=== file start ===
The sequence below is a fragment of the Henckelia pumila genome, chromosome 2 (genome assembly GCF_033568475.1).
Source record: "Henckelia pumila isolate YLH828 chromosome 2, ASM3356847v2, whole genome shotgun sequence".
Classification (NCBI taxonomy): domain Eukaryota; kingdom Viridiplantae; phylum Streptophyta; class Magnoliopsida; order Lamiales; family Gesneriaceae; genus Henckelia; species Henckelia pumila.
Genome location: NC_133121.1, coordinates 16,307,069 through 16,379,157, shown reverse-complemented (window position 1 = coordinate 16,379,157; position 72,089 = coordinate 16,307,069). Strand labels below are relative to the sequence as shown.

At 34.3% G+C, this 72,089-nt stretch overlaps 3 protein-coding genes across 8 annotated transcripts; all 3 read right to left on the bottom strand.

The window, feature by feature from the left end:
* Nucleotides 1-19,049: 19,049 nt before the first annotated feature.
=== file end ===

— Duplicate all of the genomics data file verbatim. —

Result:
The sequence below is a fragment of the Henckelia pumila genome, chromosome 2 (genome assembly GCF_033568475.1).
Source record: "Henckelia pumila isolate YLH828 chromosome 2, ASM3356847v2, whole genome shotgun sequence".
Classification (NCBI taxonomy): domain Eukaryota; kingdom Viridiplantae; phylum Streptophyta; class Magnoliopsida; order Lamiales; family Gesneriaceae; genus Henckelia; species Henckelia pumila.
Genome location: NC_133121.1, coordinates 16,307,069 through 16,379,157, shown reverse-complemented (window position 1 = coordinate 16,379,157; position 72,089 = coordinate 16,307,069). Strand labels below are relative to the sequence as shown.

At 34.3% G+C, this 72,089-nt stretch overlaps 3 protein-coding genes across 8 annotated transcripts; all 3 read right to left on the bottom strand.

The window, feature by feature from the left end:
* Nucleotides 1-19,049: 19,049 nt before the first annotated feature.